Insurance is often the cause of disagreements and disputes in Sectional Title schemes, but it need not be if unit owners, trustees and their managing agents just keep a few basic things in mind. The first of these is that the body corporate insurance {and the extent of that insurance) is a legal requirement in terms of the Sectional Titles Act. The trustees have to make sure that it is in place and there is no debate among owners whether it is needed or not.


Another important note is that every owner in the complex by default pays part of the cost of this insurance. This cost (the premium) is typically included in the annual budget for the complex {levy budget). Each owner pays their portion of the premium per the PQ (participation quota) that is calculated on the area occupied.


All homeowners in the sectional title need to be clear about what exactly is covered under their joint insurance policy. You as an owner are entitled to a copy of your policy whenever you would like one. It is advisable for the trustees to use a broker to guide you and all owners of the extent of cover.


What this whole article is about is what the Sectional Title policy does not cover. Generally, unless specifically specified, the Sectional Title policy will cover the Body Corporate for the full replacement value of all or any residential sections in the complex and any communal areas that is destroyed by fire, flood, earthquake, riots, burst pipes and vehicle collisions. With the changes in insurance products all specialist insurance companies include Liability cover as a requirement of the CSOS Act, trustees' indemnity, and where required machinery breakdown. Additional items may be included as required so it is advisable to speak to your broker for assistance on this cover.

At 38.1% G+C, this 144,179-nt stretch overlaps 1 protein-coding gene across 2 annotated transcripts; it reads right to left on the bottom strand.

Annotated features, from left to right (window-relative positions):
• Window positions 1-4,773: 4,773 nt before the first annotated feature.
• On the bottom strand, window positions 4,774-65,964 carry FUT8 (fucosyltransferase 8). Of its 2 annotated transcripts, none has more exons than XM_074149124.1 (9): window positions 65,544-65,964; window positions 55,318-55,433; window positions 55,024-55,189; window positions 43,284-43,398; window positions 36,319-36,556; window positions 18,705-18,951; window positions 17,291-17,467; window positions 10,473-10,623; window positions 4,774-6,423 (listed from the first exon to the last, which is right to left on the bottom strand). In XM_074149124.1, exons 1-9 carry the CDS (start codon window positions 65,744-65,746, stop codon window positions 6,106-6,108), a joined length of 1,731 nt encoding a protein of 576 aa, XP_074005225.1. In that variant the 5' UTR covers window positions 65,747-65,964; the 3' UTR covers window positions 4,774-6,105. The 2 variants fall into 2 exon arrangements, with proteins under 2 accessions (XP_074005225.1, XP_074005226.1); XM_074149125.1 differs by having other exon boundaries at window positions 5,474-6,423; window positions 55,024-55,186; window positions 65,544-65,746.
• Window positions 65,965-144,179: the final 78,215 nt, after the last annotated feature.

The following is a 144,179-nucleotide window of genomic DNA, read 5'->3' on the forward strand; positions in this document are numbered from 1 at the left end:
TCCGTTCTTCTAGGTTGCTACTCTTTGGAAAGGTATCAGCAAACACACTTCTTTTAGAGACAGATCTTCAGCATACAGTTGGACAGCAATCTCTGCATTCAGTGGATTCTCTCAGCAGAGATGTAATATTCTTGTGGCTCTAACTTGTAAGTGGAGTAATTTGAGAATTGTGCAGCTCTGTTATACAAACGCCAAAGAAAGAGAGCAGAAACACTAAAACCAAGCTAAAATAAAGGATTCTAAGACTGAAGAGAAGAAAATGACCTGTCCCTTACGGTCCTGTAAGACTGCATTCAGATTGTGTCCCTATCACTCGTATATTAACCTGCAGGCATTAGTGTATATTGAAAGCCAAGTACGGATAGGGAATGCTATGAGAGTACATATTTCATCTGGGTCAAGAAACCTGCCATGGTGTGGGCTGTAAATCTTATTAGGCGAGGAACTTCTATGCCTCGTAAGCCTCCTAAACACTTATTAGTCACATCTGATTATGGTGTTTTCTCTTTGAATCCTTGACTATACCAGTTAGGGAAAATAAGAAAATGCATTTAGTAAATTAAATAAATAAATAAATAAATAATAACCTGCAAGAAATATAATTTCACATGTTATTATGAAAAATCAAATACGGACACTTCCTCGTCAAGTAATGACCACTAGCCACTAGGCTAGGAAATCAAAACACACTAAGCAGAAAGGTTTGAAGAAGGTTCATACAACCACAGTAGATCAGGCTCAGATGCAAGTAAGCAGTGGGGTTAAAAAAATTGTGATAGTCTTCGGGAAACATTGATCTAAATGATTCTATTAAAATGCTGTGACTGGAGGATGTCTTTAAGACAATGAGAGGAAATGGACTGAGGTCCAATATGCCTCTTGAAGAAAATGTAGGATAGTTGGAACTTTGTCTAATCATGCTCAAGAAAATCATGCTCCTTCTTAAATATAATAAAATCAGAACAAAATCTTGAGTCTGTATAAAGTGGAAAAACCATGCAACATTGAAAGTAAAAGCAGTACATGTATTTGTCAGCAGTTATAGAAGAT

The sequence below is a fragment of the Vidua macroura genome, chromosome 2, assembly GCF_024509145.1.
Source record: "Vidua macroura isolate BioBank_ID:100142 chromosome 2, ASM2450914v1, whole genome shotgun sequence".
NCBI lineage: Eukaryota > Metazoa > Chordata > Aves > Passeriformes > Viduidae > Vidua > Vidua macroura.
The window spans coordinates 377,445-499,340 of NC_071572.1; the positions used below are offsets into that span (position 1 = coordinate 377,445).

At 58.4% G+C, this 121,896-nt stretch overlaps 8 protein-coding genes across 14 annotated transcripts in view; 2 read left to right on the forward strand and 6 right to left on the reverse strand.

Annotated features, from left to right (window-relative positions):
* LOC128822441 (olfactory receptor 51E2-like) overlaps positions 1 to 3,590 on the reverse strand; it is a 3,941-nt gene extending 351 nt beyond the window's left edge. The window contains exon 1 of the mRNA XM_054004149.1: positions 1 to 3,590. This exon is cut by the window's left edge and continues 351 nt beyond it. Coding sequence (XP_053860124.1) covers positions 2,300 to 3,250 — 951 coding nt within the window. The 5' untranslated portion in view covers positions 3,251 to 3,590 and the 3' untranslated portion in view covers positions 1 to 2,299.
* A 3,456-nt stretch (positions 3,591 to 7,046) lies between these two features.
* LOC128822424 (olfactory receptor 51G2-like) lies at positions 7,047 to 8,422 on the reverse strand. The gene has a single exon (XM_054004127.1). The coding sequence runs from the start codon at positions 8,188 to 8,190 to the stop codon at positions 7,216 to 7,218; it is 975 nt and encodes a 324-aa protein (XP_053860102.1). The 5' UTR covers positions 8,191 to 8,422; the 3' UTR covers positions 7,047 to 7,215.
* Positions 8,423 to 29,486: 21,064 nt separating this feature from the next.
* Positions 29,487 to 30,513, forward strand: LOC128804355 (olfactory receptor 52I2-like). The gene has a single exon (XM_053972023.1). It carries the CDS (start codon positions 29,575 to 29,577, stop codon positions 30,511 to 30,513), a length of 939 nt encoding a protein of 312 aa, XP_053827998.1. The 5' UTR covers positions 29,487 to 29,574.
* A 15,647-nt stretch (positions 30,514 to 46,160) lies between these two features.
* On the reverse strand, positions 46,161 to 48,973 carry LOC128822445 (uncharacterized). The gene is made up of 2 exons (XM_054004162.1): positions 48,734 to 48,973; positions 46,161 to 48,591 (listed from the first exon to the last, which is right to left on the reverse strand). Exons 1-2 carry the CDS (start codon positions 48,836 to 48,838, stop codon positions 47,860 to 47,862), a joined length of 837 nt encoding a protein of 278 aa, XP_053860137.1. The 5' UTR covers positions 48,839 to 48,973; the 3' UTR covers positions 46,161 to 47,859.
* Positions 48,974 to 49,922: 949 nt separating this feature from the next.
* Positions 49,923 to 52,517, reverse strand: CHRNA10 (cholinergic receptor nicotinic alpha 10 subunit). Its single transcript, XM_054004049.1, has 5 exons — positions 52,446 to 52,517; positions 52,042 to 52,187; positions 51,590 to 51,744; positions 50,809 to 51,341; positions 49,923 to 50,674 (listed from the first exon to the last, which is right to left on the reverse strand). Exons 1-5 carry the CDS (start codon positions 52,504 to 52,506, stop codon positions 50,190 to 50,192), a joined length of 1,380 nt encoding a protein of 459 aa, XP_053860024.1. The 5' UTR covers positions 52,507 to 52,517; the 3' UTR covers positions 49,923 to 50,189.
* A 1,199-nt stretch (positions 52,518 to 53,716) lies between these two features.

Apart from the above, homeowners will have to get their own insurance to cover their household contents. This would be your furniture, personal belongings, appliances, electrical equipment, amongst other things kept in your home. Damage to these is not covered by the Sectional Title policy, even if they are damaged by something the complex's policy does cover.


It is so important to remember that all insurance policies cover against sudden unforeseen events no matter what kind of policy it is. Keep in mind that there is an excess or first amounts payable linked to any claim you make, this is also for if you are making a claim from a neighbour's damage coming into your own unit. Whoever lodges the claim is the one who pays the excess.


Let's talk about what is considered as a "sudden unforeseen event". This is something that happens abruptly, quickly or taking place all at once. It is something that was not planned, and also is not gradually occurring. Anything that is linked to wear and tear or that which can be maintained, and the damage is linked to lack of maintenance is not covered.


This means that things like rising damp, tree roots, slow leaks, peeling paint, or any other slow damage happening in your home or to your personal belongings is not considered a valid claim. This is why it is important to have a broker that can help you understand your cover and whether it is advisable to claim.